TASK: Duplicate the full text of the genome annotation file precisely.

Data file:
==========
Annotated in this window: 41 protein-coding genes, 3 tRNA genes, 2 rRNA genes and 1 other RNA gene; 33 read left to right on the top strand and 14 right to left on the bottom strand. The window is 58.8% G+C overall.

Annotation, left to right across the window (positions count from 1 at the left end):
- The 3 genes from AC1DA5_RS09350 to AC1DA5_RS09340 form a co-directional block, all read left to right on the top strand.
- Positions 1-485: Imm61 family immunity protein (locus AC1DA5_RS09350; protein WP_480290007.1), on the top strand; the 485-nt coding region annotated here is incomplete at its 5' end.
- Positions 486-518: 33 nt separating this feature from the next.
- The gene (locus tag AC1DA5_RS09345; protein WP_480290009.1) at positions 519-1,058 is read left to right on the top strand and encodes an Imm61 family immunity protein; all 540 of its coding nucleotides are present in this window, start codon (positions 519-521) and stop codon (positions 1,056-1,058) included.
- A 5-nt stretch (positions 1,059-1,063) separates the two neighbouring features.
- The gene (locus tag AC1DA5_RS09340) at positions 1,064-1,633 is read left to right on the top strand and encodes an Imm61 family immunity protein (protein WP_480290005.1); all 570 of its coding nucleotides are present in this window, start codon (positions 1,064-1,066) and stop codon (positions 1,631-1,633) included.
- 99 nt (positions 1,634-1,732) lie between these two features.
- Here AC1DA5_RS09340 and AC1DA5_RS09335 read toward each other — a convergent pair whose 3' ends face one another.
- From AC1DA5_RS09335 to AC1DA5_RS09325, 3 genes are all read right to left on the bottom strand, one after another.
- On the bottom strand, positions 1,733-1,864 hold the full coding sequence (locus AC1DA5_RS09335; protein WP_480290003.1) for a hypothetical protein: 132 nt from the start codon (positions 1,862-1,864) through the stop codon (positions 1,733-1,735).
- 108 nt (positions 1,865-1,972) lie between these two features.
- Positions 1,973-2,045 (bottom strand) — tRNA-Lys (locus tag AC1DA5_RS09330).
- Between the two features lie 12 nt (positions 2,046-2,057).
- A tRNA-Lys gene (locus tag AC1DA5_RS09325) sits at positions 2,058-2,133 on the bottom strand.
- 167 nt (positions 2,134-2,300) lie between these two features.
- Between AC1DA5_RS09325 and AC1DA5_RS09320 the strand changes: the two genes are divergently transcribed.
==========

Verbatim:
Annotated in this window: 41 protein-coding genes, 3 tRNA genes, 2 rRNA genes and 1 other RNA gene; 33 read left to right on the top strand and 14 right to left on the bottom strand. The window is 58.8% G+C overall.

Annotation, left to right across the window (positions count from 1 at the left end):
- The 3 genes from AC1DA5_RS09350 to AC1DA5_RS09340 form a co-directional block, all read left to right on the top strand.
- Positions 1-485: Imm61 family immunity protein (locus AC1DA5_RS09350; protein WP_480290007.1), on the top strand; the 485-nt coding region annotated here is incomplete at its 5' end.
- Positions 486-518: 33 nt separating this feature from the next.
- The gene (locus tag AC1DA5_RS09345; protein WP_480290009.1) at positions 519-1,058 is read left to right on the top strand and encodes an Imm61 family immunity protein; all 540 of its coding nucleotides are present in this window, start codon (positions 519-521) and stop codon (positions 1,056-1,058) included.
- A 5-nt stretch (positions 1,059-1,063) separates the two neighbouring features.
- The gene (locus tag AC1DA5_RS09340) at positions 1,064-1,633 is read left to right on the top strand and encodes an Imm61 family immunity protein (protein WP_480290005.1); all 570 of its coding nucleotides are present in this window, start codon (positions 1,064-1,066) and stop codon (positions 1,631-1,633) included.
- 99 nt (positions 1,634-1,732) lie between these two features.
- Here AC1DA5_RS09340 and AC1DA5_RS09335 read toward each other — a convergent pair whose 3' ends face one another.
- From AC1DA5_RS09335 to AC1DA5_RS09325, 3 genes are all read right to left on the bottom strand, one after another.
- On the bottom strand, positions 1,733-1,864 hold the full coding sequence (locus AC1DA5_RS09335; protein WP_480290003.1) for a hypothetical protein: 132 nt from the start codon (positions 1,862-1,864) through the stop codon (positions 1,733-1,735).
- 108 nt (positions 1,865-1,972) lie between these two features.
- Positions 1,973-2,045 (bottom strand) — tRNA-Lys (locus tag AC1DA5_RS09330).
- Between the two features lie 12 nt (positions 2,046-2,057).
- A tRNA-Lys gene (locus tag AC1DA5_RS09325) sits at positions 2,058-2,133 on the bottom strand.
- 167 nt (positions 2,134-2,300) lie between these two features.
- Between AC1DA5_RS09325 and AC1DA5_RS09320 the strand changes: the two genes are divergently transcribed.